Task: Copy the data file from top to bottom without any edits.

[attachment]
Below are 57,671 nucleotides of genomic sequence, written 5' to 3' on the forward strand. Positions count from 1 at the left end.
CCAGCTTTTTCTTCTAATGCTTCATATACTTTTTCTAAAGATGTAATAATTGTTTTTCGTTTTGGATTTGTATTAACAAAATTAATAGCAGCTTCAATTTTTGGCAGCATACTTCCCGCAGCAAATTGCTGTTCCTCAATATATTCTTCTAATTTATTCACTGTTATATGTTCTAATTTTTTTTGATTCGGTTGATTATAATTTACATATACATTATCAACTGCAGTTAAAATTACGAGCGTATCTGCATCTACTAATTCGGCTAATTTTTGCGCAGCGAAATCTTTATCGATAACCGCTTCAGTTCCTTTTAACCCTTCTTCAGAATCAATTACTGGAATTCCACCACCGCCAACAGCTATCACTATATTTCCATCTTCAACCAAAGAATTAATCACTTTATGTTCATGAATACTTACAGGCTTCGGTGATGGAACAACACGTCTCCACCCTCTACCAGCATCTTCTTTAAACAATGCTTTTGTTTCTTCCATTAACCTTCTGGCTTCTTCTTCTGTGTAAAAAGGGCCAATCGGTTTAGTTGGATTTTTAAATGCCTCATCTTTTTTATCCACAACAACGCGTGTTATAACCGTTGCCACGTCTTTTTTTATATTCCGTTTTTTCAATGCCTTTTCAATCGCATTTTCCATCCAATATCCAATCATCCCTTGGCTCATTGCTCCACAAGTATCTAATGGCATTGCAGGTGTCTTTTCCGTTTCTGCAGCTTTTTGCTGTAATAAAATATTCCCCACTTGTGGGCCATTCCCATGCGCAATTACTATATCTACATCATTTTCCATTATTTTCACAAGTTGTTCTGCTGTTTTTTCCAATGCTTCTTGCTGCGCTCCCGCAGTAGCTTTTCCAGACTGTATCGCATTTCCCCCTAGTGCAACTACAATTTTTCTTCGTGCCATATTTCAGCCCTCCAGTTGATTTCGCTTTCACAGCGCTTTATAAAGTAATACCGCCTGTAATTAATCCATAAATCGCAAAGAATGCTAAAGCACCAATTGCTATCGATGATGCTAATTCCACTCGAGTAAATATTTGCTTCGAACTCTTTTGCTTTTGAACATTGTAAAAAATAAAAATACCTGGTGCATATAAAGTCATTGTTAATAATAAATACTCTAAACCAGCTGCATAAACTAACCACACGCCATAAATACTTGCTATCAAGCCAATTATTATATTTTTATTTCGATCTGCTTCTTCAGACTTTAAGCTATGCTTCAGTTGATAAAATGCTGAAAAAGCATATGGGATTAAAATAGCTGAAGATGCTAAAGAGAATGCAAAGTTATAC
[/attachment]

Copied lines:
Below are 57,671 nucleotides of genomic sequence, written 5' to 3' on the forward strand. Positions count from 1 at the left end.
CCAGCTTTTTCTTCTAATGCTTCATATACTTTTTCTAAAGATGTAATAATTGTTTTTCGTTTTGGATTTGTATTAACAAAATTAATAGCAGCTTCAATTTTTGGCAGCATACTTCCCGCAGCAAATTGCTGTTCCTCAATATATTCTTCTAATTTATTCACTGTTATATGTTCTAATTTTTTTTGATTCGGTTGATTATAATTTACATATACATTATCAACTGCAGTTAAAATTACGAGCGTATCTGCATCTACTAATTCGGCTAATTTTTGCGCAGCGAAATCTTTATCGATAACCGCTTCAGTTCCTTTTAACCCTTCTTCAGAATCAATTACTGGAATTCCACCACCGCCAACAGCTATCACTATATTTCCATCTTCAACCAAAGAATTAATCACTTTATGTTCATGAATACTTACAGGCTTCGGTGATGGAACAACACGTCTCCACCCTCTACCAGCATCTTCTTTAAACAATGCTTTTGTTTCTTCCATTAACCTTCTGGCTTCTTCTTCTGTGTAAAAAGGGCCAATCGGTTTAGTTGGATTTTTAAATGCCTCATCTTTTTTATCCACAACAACGCGTGTTATAACCGTTGCCACGTCTTTTTTTATATTCCGTTTTTTCAATGCCTTTTCAATCGCATTTTCCATCCAATATCCAATCATCCCTTGGCTCATTGCTCCACAAGTATCTAATGGCATTGCAGGTGTCTTTTCCGTTTCTGCAGCTTTTTGCTGTAATAAAATATTCCCCACTTGTGGGCCATTCCCATGCGCAATTACTATATCTACATCATTTTCCATTATTTTCACAAGTTGTTCTGCTGTTTTTTCCAATGCTTCTTGCTGCGCTCCCGCAGTAGCTTTTCCAGACTGTATCGCATTTCCCCCTAGTGCAACTACAATTTTTCTTCGTGCCATATTTCAGCCCTCCAGTTGATTTCGCTTTCACAGCGCTTTATAAAGTAATACCGCCTGTAATTAATCCATAAATCGCAAAGAATGCTAAAGCACCAATTGCTATCGATGATGCTAATTCCACTCGAGTAAATATTTGCTTCGAACTCTTTTGCTTTTGAACATTGTAAAAAATAAAAATACCTGGTGCATATAAAGTCATTGTTAATAATAAATACTCTAAACCAGCTGCATAAACTAACCACACGCCATAAATACTTGCTATCAAGCCAATTATTATATTTTTATTTCGATCTGCTTCTTCAGACTTTAAGCTATGCTTCAGTTGATAAAATGCTGAAAAAGCATATGGGATTAAAATAGCTGAAGATGCTAAAGAGAATGCAAAGTTATAC